I had a friend of mine who played his prep football in Chattanooga, Tennessee. His team was one of the prestigious schools around that area but I can’t remember exactly which one and wouldn’t venture a guess.
He had a funny story he used to tell me about a kid who played in high school with him who was well framed but not as far along in high school as he would be destined to become once he got to college. In the story, the two of them were driving a two-man blocking sled when the framed out kid collapsed, leaving my friend to drive the sled alone.
Well the coaches were yelling at this kid to get off the ground and get back to driving the sled. The kid looks at my friend, his voice faint as a whisper, and says breathily, “Go on without me!”
“Go on without me!” What? Were they fighting a war, taking the beach-head, or performing a customary, high-school, football drill.
I have always found this story funny. When I close my eyes, I can visualize it.
This kid collapses during a high school football drill and is getting screamed and yelled at to get his butt up off the ground and continue the drill. His reply, barely above a whisper, was something what one might expect to hear communicated between two Marines storming the beach at Normandy in France on D-Day after one of the two has been mortally wounded by hostile fire.
Now there is an even funnier epilogue to this entire story. The kid who collapsed went on to play FBS, Power 5 football (U of L). He also played in the NFL for ten or so years. It’s not how we commence any race; but rather, where we finish which counts.
Lucas Hughes is a great example of this. Standing 6’4.25″ tall and weighing north of 260-pounds, he has plenty of frame to be an effective offensive lineman for Hopkinsville High or any other program playing in the 4A classification across the commonwealth. Hughes plays tackle for the Tigers but may slide inside in college.
With a brother and a father who were both All-State, first-teamers, in the day, and both of whom named “Chuck,” he also has the requisite pedigree. As we have discussed before now, pedigree can mean everything in football.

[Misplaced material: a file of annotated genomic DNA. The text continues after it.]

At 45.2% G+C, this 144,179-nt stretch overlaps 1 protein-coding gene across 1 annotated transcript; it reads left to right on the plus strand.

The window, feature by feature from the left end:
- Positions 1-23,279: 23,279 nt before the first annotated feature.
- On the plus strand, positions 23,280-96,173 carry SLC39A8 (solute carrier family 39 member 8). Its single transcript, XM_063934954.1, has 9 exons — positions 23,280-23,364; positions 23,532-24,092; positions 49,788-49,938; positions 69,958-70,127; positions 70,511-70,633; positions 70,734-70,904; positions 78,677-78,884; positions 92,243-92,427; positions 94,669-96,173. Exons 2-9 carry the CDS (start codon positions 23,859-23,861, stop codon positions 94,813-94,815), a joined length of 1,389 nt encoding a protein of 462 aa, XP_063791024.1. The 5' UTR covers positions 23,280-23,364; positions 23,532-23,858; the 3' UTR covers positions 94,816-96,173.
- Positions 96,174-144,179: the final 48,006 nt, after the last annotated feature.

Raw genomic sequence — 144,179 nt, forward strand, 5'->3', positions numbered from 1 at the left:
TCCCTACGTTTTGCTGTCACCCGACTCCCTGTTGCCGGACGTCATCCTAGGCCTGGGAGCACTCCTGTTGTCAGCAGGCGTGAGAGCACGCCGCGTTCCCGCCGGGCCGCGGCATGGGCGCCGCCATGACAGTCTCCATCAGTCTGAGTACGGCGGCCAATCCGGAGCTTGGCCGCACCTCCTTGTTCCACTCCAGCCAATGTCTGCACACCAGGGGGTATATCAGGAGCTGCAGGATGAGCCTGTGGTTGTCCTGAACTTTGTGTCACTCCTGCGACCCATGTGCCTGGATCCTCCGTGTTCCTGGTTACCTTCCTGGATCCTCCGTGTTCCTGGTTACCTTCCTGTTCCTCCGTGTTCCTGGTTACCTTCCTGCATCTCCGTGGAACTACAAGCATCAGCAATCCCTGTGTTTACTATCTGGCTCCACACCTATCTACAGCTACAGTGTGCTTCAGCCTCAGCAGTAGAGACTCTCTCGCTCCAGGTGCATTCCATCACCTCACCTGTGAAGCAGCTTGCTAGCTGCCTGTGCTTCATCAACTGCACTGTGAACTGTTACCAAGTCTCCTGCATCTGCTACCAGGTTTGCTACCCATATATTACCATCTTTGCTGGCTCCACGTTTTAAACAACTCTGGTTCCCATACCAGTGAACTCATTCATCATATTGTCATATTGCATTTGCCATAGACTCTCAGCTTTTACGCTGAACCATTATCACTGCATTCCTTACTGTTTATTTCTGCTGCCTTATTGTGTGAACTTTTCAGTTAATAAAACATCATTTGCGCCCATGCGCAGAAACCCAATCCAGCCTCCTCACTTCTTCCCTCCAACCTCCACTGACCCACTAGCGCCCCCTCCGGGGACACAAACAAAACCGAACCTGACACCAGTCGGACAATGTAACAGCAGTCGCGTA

Let KPGFootball be the first to tell you that, by ’20’s year-end, Hughes was reputed to be extremely reliable, effective, and dependable across that Tiger offensive front. From reports sent to us from Tiger practices, we believe he will be a fixture across a talented and deep front-five in ’21 and counted on to be among the best players on the roster at where he deploys.
Lucas has plus length and height with a long frame on which to easily hang some good weight. He has the patented “Hughes-temper/disposition” too, which has historically proven itself quite useful across both a high-school and even a college front. It sure proved to be useful for his father, Chuck, during his playing days at WKU where the elder Hughes started along a front-five reputed to be among the best to ever take the field for the “Toppers.”
Lucas’ best play is still ahead of him and he has an exceedingly high ceiling. He is coming on, late in his prep career, like gang-busters. We, at the magazine, believe he will have quite a season in ’21.
We expect his play will improve weekly. We anticipate college recruiters are going to be anxious and willing to reap the benefits of the player Hughes is capable of being, and is fast becoming, with continued development.
It isn’t the flower that blooms first that ends up prettiest. The saying I have often had quoted to me was, “The flower that blooms last, blooms longest.”
This is HB Lyon reporting for Kentucky Prep Gridiron reminding you that WE’RE JUST CALLING IT LIKE WE SEE IT!
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